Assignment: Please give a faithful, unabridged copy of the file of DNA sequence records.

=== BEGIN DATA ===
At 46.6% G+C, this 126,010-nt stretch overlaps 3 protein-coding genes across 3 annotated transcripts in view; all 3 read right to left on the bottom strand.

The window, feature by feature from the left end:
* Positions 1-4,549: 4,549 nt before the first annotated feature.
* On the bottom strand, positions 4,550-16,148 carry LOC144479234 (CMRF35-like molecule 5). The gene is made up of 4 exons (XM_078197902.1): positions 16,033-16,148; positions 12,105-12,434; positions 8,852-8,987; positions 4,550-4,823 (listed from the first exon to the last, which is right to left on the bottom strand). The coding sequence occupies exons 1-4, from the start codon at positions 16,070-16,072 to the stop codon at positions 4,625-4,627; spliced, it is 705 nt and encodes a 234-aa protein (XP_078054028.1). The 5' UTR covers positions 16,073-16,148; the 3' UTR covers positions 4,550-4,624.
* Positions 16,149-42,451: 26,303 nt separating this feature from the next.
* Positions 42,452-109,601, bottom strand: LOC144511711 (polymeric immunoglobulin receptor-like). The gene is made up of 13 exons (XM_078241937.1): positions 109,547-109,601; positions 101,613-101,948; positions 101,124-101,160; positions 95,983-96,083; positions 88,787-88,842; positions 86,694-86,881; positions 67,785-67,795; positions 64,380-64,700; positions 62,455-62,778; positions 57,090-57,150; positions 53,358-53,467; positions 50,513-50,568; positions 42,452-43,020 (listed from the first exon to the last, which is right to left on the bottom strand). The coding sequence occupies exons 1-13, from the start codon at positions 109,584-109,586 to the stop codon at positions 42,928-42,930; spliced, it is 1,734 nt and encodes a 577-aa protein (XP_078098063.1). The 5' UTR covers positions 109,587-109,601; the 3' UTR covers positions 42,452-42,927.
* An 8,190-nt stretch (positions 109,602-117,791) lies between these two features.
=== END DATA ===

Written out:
At 46.6% G+C, this 126,010-nt stretch overlaps 3 protein-coding genes across 3 annotated transcripts in view; all 3 read right to left on the bottom strand.

The window, feature by feature from the left end:
* Positions 1-4,549: 4,549 nt before the first annotated feature.
* On the bottom strand, positions 4,550-16,148 carry LOC144479234 (CMRF35-like molecule 5). The gene is made up of 4 exons (XM_078197902.1): positions 16,033-16,148; positions 12,105-12,434; positions 8,852-8,987; positions 4,550-4,823 (listed from the first exon to the last, which is right to left on the bottom strand). The coding sequence occupies exons 1-4, from the start codon at positions 16,070-16,072 to the stop codon at positions 4,625-4,627; spliced, it is 705 nt and encodes a 234-aa protein (XP_078054028.1). The 5' UTR covers positions 16,073-16,148; the 3' UTR covers positions 4,550-4,624.
* Positions 16,149-42,451: 26,303 nt separating this feature from the next.
* Positions 42,452-109,601, bottom strand: LOC144511711 (polymeric immunoglobulin receptor-like). The gene is made up of 13 exons (XM_078241937.1): positions 109,547-109,601; positions 101,613-101,948; positions 101,124-101,160; positions 95,983-96,083; positions 88,787-88,842; positions 86,694-86,881; positions 67,785-67,795; positions 64,380-64,700; positions 62,455-62,778; positions 57,090-57,150; positions 53,358-53,467; positions 50,513-50,568; positions 42,452-43,020 (listed from the first exon to the last, which is right to left on the bottom strand). The coding sequence occupies exons 1-13, from the start codon at positions 109,584-109,586 to the stop codon at positions 42,928-42,930; spliced, it is 1,734 nt and encodes a 577-aa protein (XP_078098063.1). The 5' UTR covers positions 109,587-109,601; the 3' UTR covers positions 42,452-42,927.
* An 8,190-nt stretch (positions 109,602-117,791) lies between these two features.